In-depth reviews

Volkswagen Golf review - MPG, CO2 and running costs

Mild and plug-in hybrid petrol engines help boost efficiency, offering low emissions and improved range

Volkswagen has introduced many features to improve on the Golf’s green credentials. Plug-in and mild-hybrid versions, stop-start systems and small-capacity 1.0-litre engine options all feature in the model line-up and should help customers make important cost savings.

Company car users will be particularly taken with the GTE's low CO2 emissions of 25g/km, while the plug-in model is also able to cover around 40 miles on electric drive alone. Volkswagen claims the GTE will average 235.4mpg, although you'll need to ensure you regularly charge the battery to get anywhere near that figure.

Diesel economy figures are also impressive, however, - the 2.0 TDI 113bhp version manages a fuel-sipping 62.8mpg in entry-level Life trim and, while you might not reach that number in every day driving, you certainly won’t be a regular at the fuel station. Emissions are cleaner, too, with the same base car emitting from 117g/km of CO2. The 148bhp oil-burner still offers terrific range, with a claimed 62.8mpg maximum and CO2 emissions from 118g/km. Opting for the 197bhp GTD model means you'll pay a little more in fuel costs as it returns 54.3mpg.

The petrol cars provide an interesting mix. Delivering a claimed maximum of 52.3mpg, the 109bhp 1.0-litre unit has identical fuel consumption to the 128bhp 1.5-litre version. With both emitting similar levels of CO2 and just £600 separating them on the price list, it would be odd not to opt for the extra boost in power.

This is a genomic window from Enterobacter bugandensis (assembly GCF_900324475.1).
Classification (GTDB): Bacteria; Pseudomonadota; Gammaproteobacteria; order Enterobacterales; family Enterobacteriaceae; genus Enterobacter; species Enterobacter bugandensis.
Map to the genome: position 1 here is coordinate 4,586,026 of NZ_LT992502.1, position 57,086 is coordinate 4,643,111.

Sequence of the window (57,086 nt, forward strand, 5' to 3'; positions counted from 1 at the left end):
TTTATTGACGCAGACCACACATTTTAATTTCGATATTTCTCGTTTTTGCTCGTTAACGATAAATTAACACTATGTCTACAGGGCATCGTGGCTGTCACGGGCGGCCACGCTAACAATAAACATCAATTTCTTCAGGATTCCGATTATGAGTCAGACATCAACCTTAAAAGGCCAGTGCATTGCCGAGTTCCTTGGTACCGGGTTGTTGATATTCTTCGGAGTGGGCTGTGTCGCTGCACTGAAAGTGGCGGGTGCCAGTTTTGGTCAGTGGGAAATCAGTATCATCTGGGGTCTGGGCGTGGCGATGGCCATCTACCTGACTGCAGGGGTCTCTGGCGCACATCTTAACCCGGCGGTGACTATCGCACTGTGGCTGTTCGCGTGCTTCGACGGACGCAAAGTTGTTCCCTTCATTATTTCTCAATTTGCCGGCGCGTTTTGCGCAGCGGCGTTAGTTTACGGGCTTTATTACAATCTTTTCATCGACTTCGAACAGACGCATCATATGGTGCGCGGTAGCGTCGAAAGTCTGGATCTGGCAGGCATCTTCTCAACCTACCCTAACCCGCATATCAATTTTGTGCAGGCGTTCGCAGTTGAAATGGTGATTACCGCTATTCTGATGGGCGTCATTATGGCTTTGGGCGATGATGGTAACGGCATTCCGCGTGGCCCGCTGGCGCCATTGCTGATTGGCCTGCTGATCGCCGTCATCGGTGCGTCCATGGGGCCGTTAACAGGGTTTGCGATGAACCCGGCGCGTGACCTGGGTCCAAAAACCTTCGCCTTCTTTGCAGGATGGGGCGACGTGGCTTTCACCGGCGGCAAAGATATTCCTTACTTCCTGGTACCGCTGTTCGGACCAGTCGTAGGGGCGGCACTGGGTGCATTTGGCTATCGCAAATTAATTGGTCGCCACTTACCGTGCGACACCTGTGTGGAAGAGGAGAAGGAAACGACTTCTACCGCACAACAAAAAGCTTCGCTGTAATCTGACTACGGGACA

The 148bhp eTSI variant comes with a seven-speed DSG automatic transmission, offering the same (51.4mpg) fuel economy as the standard 1.5 TSI with its six-speed manual gearbox.

Customers looking towards the performance of the GTI will see average economy of 38.2mpg and emissions from 168g/km, while the GTI Clubsport version delivers almost identical figures. The more powerful R model is slightly less efficient, returning 36.2mpg and 176g/km of CO2.

Insurance groups

Insurance premiums for the Golf shouldn’t be too expensive. The 1.0-litre petrol Life version is in group 14, while the 1.5 TSI 148bhp variant occupies group 20. The 1.5 eTSI is a little higher at group 21, with the top-spec 2.0-litre diesel sitting in group 23.

The higher performance of the GTI Clubsport and R models means that they are placed in groups 29 and 31, respectively.

Depreciation

A used Golf normally holds onto its value fairly well, but in the Mk8 range there are some models which perform better than others. Data suggests there is a three-way split between petrol, mild-hybrid and diesel cars, with residual values (after three years and 36,000 miles) of 47%, 45% and 43%, respectively.

Customer confidence in diesel power has taken a hit in recent times, and private buyers may be put off from choosing an oil-burner, particularly as Volkswagen intends to roll-out further mild-hybrid models across the Golf range. Diesel may still make sense for fleets and those doing high mileages, though.

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